Hi All; This week I was very busy so I didn’t have time for a more traditional project video. I did want to try a new finishing technique I had come across called Hydro-Painting. It involves spray paint and a bucket of water. The resulting box is from one of my first attempts. Take a look and let me know what you think. Thanks, Mike View on YouTube
Don’t be afraid of wood & water. Wood loves the stuff. Most of the tree is water when it’s standing. It’s why they’re so heavy when they come down. It’s all that water inside of them. Once I had a 1/2” thick maple table top, 20” square, all shaped and sanded. I decided to raise the grain and sand it off. Wet sanding I call it, although I wait for the water to dry and just sand off the fuzz raised up by it. Well I wet down this top and it cupped...
Fish Out of Water – Intarsia Woodworking Most everything that I do, I do with someone in mind and/or for some reason. I very rarely make something just to make it. I found a picture a while back that I really liked of a fish jumping up out of the water to catch a dragon fly. What drew me to this design was the way the water seemed to splash right out of the frame over a log. I had it printed and held on to it until now. My brother-in-law had a band saw that he never used and it see...
Sharpening chisels—forget weaker micro bevels Controversial though it may seem, and though adopting micro-bevel methods for sharpening chisels may seem to make sense, a freehand convex bevel actually gives exactly the same sharpness as any micro-bevel method, but takes only a fraction of the time to develop. A convex bevel keeps its edge longer, is stronger than most other bevels and needs no special equipment beyond a pair of hands. Establishing the skill to sharpen the convex camber ...
Clark Little's Photography is probably one of my greatest sources of inspiration. I am a huge beach bum and love to surf, but my passion for the ocean goes further then just enjoying it, I am inspired by it. Here are just a few of Clark Little’s Photos that inspire me the most.
I have been doing a little research into a bowl finish that will handle boiling water. I e-mailed General Finish and here’s the exchange: Me: Is General Finishes Salad Bowl Finish, when cured, safe to use for applications that come in contact with boiling water? GF: ... a better product would be our new water base wood turners finish, it is water base and has no odor- so you would not have to wait a month to use it. I would still wait a good two weeks for the product to cure befo...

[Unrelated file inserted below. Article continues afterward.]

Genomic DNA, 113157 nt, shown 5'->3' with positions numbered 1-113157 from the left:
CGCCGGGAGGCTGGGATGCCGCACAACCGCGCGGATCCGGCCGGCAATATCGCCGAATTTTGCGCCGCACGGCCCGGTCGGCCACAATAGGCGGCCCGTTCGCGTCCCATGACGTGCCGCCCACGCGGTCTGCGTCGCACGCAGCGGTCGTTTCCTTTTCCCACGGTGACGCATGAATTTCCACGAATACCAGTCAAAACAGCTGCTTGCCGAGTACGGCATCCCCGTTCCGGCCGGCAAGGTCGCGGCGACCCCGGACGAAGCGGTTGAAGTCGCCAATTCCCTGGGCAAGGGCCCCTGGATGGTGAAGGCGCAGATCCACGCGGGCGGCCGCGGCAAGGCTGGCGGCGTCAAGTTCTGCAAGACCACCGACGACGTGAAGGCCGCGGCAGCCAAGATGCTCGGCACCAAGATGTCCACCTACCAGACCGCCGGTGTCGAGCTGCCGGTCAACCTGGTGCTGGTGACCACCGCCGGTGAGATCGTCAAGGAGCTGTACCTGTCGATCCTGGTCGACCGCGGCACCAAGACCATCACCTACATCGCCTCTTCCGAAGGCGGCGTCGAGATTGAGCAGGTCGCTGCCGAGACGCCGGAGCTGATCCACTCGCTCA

When cleaning furniture, a little water is usually all you need. Most of the time you don’t need store bought furniture polishes or waxes. Most furniture these days just need to be dusted and if really dirty cleaned with a moist rag. Wax will build up and can leave the finish streaky and sticky. Some products may even have a solvent in them to cut oil and grease that can soften the finish of the piece. What I normally do is wet a rag and wring it out as much as possible. This le...
So the first piece was really a “how does the trigger works” more than anything. some positions felt a bit awkward, and others’ were a mystery but all in all, a good learning experience. as I posted earlier, the 1st piece is in front, while the original piece is in the back: Lesson Learnt: With the second piece, I followed some given advice added to the already advice I’ve been collecting online for the past who knows how long from people like Charles Neil...
So, in response to my previous post – I’m only working on the right side of the closet design and I only have 6 shelves at the moment instead of 7. The wood I ended up getting was “Whitewood” which seems to be some kind of spruce or pine. It’s pretty light and soft. I got it because it was pretty cheap and the width was perfect so I didn’t have to do any ripping. I did end up getting a circular saw but there was a massive snow storm so I had to work indo...
I was able to plane the stock for the shelves yesterday. I glued up a large enough blank for two shelves, then used the fence to cut them parallel. I then used the cross-cut sled to square the other sides. I got to use my Delta new mortiser to make all of the mortises (3 on each side x 4 sides = 12 total). Luckily, they were all 3/8” and had the same offset from the front/back. This meant that with one setup, I could knock them all out. If I had done them with a chisel, ...
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